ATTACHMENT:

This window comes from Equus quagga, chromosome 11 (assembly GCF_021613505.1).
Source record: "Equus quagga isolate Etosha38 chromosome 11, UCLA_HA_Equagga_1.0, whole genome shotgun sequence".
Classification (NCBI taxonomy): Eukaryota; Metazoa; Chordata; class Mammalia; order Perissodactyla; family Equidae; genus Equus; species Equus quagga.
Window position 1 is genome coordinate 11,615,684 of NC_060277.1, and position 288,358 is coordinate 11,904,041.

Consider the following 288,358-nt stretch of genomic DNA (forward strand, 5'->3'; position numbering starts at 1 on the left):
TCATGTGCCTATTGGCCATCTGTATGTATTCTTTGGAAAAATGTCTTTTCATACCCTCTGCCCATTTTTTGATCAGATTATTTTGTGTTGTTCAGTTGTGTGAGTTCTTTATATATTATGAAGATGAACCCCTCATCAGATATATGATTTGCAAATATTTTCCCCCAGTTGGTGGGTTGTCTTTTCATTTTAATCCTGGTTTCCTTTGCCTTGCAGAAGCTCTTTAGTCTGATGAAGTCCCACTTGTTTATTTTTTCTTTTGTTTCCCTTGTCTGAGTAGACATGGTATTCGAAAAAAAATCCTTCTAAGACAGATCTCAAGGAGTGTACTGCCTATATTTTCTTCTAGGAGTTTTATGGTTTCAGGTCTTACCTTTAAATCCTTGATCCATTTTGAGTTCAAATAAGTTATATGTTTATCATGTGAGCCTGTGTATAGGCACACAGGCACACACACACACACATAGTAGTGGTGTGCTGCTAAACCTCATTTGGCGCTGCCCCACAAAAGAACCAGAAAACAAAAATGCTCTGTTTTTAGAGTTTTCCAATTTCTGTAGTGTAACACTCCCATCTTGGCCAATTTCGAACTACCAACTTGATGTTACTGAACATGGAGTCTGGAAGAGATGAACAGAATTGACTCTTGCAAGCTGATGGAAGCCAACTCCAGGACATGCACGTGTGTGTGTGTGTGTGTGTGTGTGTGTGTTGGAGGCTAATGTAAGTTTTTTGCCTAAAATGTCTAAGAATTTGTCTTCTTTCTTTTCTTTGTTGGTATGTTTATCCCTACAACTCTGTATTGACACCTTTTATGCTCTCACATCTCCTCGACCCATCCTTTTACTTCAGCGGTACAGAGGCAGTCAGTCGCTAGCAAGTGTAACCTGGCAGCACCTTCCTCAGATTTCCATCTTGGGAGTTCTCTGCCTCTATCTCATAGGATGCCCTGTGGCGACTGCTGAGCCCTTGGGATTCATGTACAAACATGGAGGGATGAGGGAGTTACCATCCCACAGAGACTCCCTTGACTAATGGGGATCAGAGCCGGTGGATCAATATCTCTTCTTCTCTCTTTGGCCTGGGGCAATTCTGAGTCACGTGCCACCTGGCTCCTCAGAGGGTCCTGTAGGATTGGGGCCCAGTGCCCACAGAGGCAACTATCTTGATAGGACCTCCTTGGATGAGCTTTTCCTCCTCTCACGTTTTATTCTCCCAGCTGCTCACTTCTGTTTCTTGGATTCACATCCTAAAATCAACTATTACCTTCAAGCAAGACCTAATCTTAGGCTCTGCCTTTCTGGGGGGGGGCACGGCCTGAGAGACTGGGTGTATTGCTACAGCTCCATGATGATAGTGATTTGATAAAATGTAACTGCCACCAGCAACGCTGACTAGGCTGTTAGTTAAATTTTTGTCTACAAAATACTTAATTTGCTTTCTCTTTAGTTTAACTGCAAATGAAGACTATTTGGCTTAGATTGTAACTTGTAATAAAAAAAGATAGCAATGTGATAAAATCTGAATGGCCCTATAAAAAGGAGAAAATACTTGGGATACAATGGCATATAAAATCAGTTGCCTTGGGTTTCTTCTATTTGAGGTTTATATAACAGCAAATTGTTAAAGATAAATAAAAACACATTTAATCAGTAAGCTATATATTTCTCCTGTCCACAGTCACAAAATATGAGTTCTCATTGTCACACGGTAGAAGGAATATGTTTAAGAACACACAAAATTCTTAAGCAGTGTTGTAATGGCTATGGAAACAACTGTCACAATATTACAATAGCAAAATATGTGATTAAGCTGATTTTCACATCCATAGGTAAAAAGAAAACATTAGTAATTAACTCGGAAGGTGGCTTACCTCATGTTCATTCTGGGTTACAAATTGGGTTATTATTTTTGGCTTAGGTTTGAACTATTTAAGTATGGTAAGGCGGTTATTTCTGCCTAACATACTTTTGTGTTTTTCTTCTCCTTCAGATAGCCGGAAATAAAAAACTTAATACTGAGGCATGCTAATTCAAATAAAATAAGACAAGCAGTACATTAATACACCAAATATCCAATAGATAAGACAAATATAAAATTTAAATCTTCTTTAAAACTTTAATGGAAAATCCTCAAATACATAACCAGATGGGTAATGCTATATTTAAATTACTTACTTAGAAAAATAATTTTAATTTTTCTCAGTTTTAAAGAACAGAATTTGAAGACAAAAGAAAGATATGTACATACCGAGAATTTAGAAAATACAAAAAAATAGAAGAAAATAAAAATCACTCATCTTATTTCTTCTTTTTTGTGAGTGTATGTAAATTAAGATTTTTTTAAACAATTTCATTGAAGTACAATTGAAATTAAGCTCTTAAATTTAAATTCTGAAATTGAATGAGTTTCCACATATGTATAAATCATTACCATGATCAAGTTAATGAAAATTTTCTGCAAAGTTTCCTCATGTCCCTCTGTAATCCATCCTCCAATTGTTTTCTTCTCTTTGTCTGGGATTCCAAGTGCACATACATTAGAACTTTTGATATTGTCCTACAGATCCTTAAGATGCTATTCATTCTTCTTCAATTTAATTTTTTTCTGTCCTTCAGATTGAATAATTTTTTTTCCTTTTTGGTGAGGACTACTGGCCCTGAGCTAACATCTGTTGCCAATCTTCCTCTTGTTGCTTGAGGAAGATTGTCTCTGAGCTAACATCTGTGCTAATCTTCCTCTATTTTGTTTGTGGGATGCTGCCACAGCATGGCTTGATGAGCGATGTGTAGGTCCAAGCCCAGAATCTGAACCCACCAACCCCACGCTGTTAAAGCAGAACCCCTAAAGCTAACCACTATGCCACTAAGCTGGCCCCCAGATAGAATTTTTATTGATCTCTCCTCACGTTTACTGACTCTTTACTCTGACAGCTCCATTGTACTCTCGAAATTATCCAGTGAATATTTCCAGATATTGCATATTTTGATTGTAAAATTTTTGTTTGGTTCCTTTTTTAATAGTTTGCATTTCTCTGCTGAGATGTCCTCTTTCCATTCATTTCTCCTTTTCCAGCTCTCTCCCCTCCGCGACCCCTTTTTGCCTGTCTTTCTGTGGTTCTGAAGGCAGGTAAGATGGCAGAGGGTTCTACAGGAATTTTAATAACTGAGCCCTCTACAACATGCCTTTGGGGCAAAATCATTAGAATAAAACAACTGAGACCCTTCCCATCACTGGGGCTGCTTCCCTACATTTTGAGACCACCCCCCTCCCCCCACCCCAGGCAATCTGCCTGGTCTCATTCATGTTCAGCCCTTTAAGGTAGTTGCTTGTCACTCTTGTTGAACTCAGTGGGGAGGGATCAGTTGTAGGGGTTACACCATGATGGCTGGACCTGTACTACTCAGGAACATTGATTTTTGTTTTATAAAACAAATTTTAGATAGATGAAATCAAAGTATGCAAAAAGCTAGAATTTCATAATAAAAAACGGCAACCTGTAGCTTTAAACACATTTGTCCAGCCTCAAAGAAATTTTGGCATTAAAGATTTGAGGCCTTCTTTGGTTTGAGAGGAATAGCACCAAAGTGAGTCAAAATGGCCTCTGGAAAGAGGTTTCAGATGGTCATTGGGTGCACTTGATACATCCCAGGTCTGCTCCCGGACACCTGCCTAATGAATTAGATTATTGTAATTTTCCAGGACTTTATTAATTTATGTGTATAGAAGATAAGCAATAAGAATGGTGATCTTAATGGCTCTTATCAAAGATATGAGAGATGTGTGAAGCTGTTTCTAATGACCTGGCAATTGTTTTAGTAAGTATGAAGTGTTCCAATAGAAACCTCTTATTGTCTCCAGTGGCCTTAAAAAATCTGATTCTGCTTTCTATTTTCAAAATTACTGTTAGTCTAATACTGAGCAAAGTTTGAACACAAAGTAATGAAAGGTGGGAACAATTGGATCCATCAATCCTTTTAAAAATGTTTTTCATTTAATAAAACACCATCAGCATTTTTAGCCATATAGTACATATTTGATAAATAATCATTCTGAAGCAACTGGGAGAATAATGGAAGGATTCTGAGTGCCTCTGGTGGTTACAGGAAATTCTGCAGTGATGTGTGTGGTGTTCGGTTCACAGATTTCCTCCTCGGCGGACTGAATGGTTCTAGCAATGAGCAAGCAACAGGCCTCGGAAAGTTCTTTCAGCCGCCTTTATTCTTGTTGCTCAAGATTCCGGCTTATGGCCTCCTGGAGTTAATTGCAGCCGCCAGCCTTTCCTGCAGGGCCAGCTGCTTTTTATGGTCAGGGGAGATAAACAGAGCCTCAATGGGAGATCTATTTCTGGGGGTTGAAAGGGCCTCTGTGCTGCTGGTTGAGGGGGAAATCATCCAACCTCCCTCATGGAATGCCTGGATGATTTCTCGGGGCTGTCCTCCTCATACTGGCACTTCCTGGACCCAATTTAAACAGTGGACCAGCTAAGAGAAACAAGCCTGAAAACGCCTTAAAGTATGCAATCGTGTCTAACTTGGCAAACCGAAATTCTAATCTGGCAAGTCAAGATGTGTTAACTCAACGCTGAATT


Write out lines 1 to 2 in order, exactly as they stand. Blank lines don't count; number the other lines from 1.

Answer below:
This window comes from Equus quagga, chromosome 11 (assembly GCF_021613505.1).
Source record: "Equus quagga isolate Etosha38 chromosome 11, UCLA_HA_Equagga_1.0, whole genome shotgun sequence".